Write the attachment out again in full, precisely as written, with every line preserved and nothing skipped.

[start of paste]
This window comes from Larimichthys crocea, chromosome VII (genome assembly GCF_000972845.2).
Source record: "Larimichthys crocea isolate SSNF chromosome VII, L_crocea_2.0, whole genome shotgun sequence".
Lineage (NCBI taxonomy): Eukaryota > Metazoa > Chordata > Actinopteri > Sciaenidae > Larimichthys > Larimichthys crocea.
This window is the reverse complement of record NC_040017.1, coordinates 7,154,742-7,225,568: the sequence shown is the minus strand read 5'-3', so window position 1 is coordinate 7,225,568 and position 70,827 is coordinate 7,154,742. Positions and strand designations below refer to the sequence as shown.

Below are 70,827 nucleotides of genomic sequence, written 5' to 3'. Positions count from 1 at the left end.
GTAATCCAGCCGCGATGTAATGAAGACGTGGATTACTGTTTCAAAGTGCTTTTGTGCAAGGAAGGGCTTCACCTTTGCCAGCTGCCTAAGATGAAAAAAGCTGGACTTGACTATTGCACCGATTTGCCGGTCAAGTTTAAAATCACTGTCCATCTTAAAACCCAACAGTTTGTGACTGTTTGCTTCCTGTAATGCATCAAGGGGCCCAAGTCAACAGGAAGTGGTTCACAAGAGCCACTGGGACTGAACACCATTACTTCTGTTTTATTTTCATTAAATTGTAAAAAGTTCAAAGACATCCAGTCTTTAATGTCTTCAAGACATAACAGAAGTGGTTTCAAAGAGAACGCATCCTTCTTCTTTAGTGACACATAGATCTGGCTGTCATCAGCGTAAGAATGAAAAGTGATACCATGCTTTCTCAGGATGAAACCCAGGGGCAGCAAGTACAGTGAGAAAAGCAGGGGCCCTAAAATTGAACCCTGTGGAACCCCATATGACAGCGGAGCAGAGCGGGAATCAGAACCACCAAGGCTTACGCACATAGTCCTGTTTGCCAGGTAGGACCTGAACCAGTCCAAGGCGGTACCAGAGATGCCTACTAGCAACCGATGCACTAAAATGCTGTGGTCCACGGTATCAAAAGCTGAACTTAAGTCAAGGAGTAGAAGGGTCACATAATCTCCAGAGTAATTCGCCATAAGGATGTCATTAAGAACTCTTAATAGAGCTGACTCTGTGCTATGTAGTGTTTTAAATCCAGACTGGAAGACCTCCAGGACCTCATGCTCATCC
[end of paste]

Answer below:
This window comes from Larimichthys crocea, chromosome VII (genome assembly GCF_000972845.2).
Source record: "Larimichthys crocea isolate SSNF chromosome VII, L_crocea_2.0, whole genome shotgun sequence".
Lineage (NCBI taxonomy): Eukaryota > Metazoa > Chordata > Actinopteri > Sciaenidae > Larimichthys > Larimichthys crocea.
This window is the reverse complement of record NC_040017.1, coordinates 7,154,742-7,225,568: the sequence shown is the minus strand read 5'-3', so window position 1 is coordinate 7,225,568 and position 70,827 is coordinate 7,154,742. Positions and strand designations below refer to the sequence as shown.

Below are 70,827 nucleotides of genomic sequence, written 5' to 3'. Positions count from 1 at the left end.
GTAATCCAGCCGCGATGTAATGAAGACGTGGATTACTGTTTCAAAGTGCTTTTGTGCAAGGAAGGGCTTCACCTTTGCCAGCTGCCTAAGATGAAAAAAGCTGGACTTGACTATTGCACCGATTTGCCGGTCAAGTTTAAAATCACTGTCCATCTTAAAACCCAACAGTTTGTGACTGTTTGCTTCCTGTAATGCATCAAGGGGCCCAAGTCAACAGGAAGTGGTTCACAAGAGCCACTGGGACTGAACACCATTACTTCTGTTTTATTTTCATTAAATTGTAAAAAGTTCAAAGACATCCAGTCTTTAATGTCTTCAAGACATAACAGAAGTGGTTTCAAAGAGAACGCATCCTTCTTCTTTAGTGACACATAGATCTGGCTGTCATCAGCGTAAGAATGAAAAGTGATACCATGCTTTCTCAGGATGAAACCCAGGGGCAGCAAGTACAGTGAGAAAAGCAGGGGCCCTAAAATTGAACCCTGTGGAACCCCATATGACAGCGGAGCAGAGCGGGAATCAGAACCACCAAGGCTTACGCACATAGTCCTGTTTGCCAGGTAGGACCTGAACCAGTCCAAGGCGGTACCAGAGATGCCTACTAGCAACCGATGCACTAAAATGCTGTGGTCCACGGTATCAAAAGCTGAACTTAAGTCAAGGAGTAGAAGGGTCACATAATCTCCAGAGTAATTCGCCATAAGGATGTCATTAAGAACTCTTAATAGAGCTGACTCTGTGCTATGTAGTGTTTTAAATCCAGACTGGAAGACCTCCAGGACCTCATGCTCATCC